Near the end of the meal, the waitress brought us a complimentary dish to try—julienned carrots and potatoes lightly fried in sesame oil. “It’s from my country, Korea. My mother used to make it for me when I was a child,” she explained. And I immediately replied, “Oh yes, we’ve been there—I love bibimbap!” Boy and Girl, each reaching for another morsel, continued to chew happily, completely comfortable in this meal, in this restaurant surrounded by Korean families who, I can only imagine, were missing a certain flavor and memory, the taste of a distant home. I was still hungry, but watching my children eat in this way, with such pleasure—this was the most satisfied I have felt in a long, long time.

A Story About Language


Boy, who is mere days away from his fifth birthday, begins to throw a tantrum in the library—something to do with both wanting and not wanting to watch a puppet show. The tantrum is really a gale-force storm that takes him over, and I drop to my knees in the center of the room and clutch his whole body tightly, so that neither of us will be injured. Nearly five years old. I thought we were beyond this, I think, and then, “akachangaeri,” the Japanese word for returning to the baby state, the state of innocence. All around us, there are books filled with words that convey stories, and the people walking by interpret (in different ways) this image: a mother clutching a screaming boy so completely that they are a live knot of shuddering, violent emotion.

An hour later, at home, my son discovers a new love of writing, and I am floored for the second time this day. “Teach me words, Mama.” And so we make a game of it, him tracing (with his left hand) the characters I stipple into his sketchpad: b-o-o-k, d-r-a-g-o-n, a-p-p-l-e, b-i-r-t-h-d-a-y. I choose randomly, with no curriculum in mind. If I had been Japanese, if I had been writing in nihongo, I probably would have written verbs.

Then before bed, Boy asks, “What is your job, Mama?” And I explain (again) that it’s something to do with language, but that mostly others teach me. “ABCs, Mama?” And when I nod, he tells me that he has decided to become an artist when he grows up. “I will draw a picture of our family, and I will give it to you because I love you.” I am grateful for this because of the rawness I still feel from that moment in the library—I have been going over and over it all day.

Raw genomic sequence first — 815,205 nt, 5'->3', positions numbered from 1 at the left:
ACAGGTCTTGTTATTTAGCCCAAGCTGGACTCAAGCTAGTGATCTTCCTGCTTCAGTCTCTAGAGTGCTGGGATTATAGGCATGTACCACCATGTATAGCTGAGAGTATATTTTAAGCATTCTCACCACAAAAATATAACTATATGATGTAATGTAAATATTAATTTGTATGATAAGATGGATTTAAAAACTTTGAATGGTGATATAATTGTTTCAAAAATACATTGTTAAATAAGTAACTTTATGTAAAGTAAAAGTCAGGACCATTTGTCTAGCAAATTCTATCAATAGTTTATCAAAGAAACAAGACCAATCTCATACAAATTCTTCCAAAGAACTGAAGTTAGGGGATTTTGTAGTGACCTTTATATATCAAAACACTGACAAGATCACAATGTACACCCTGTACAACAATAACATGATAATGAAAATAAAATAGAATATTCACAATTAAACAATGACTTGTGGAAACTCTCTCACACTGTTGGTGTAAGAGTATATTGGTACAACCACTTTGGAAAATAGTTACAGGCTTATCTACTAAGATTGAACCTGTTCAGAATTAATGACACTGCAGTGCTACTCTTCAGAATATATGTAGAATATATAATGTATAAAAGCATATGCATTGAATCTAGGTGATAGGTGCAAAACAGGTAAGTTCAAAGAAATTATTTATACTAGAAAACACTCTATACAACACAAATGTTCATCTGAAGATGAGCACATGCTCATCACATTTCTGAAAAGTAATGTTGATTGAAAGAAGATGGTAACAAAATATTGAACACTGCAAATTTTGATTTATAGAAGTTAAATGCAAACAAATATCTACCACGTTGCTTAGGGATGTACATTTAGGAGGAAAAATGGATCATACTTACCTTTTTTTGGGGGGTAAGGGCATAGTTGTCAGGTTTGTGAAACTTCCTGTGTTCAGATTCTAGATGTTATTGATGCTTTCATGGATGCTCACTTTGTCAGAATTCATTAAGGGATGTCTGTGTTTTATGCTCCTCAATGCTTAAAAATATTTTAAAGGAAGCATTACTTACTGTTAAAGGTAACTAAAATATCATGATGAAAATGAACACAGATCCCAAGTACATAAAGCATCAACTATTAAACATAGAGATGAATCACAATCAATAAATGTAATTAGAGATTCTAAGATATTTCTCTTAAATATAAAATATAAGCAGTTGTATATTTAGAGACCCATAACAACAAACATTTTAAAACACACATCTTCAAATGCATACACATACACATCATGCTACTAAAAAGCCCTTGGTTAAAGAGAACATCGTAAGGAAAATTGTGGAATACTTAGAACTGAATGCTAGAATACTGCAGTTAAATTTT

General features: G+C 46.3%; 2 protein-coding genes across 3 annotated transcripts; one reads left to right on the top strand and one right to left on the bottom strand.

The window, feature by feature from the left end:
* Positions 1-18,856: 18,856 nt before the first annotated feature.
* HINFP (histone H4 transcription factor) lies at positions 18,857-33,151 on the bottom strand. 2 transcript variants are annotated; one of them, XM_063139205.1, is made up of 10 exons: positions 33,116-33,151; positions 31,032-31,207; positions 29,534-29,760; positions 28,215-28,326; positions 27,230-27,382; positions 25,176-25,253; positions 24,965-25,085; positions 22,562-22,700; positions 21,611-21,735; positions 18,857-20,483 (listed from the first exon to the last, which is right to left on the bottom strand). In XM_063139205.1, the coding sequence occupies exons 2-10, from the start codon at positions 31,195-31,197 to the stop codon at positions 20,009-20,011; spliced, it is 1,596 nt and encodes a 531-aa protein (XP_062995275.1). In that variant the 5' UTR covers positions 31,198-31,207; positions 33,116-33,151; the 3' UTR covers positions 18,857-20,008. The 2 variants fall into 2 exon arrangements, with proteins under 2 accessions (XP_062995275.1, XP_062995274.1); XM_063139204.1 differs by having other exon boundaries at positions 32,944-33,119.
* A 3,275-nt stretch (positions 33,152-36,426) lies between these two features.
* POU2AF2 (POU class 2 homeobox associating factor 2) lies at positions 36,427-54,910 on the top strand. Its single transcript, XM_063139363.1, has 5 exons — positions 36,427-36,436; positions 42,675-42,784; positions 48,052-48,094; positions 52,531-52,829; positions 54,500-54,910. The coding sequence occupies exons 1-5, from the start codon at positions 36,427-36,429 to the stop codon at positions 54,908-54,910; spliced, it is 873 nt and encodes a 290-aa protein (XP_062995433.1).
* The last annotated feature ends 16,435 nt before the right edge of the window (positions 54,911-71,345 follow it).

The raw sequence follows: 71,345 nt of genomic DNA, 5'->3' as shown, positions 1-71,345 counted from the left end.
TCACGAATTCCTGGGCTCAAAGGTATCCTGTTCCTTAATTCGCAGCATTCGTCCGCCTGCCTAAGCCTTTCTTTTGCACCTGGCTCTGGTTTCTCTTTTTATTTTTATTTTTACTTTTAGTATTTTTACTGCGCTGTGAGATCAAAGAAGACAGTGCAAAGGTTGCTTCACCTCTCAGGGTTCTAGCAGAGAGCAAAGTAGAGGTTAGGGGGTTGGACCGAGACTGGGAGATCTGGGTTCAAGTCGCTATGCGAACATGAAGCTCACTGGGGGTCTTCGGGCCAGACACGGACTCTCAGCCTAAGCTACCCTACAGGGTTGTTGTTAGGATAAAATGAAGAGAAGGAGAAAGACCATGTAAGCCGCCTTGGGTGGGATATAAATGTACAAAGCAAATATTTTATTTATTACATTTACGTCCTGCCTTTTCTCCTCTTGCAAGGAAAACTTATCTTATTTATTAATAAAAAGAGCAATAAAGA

For some reason that night, for the fifth or sixth night in a row, I dream about moving in a classroom between students (mothers and fathers from an inconceivable country), about trying again and again to convince them that the red apple in my hand is represented by the sketch of an apple on the handouts on their desks, and also by the letters on the blackboard that I am asking them to write: a-p-p-l-e. In this way, we struggle with signifier and signified, the idea that an image or some letters could point to a myriad of concepts. Red skin and spongy white flesh and sweetness and juice against the tongue can also be original sin, a single fruit bringing both knowledge and a loss of innocence simultaneously. A d-r-a-g-o-n can be a hoarder of gold or a winged embodiment of realization.

And the promise of a boy’s drawing of his family is really a story that can be read in many different ways.

Bedtime Koans


Nearly every night after a book and then a chat about the day past or the dreams to come, I turn off the light and Boy offers questions that feel like koans—they are that difficult. “Why do people have bones?” or “What is the world?” or “Where do robots come from?”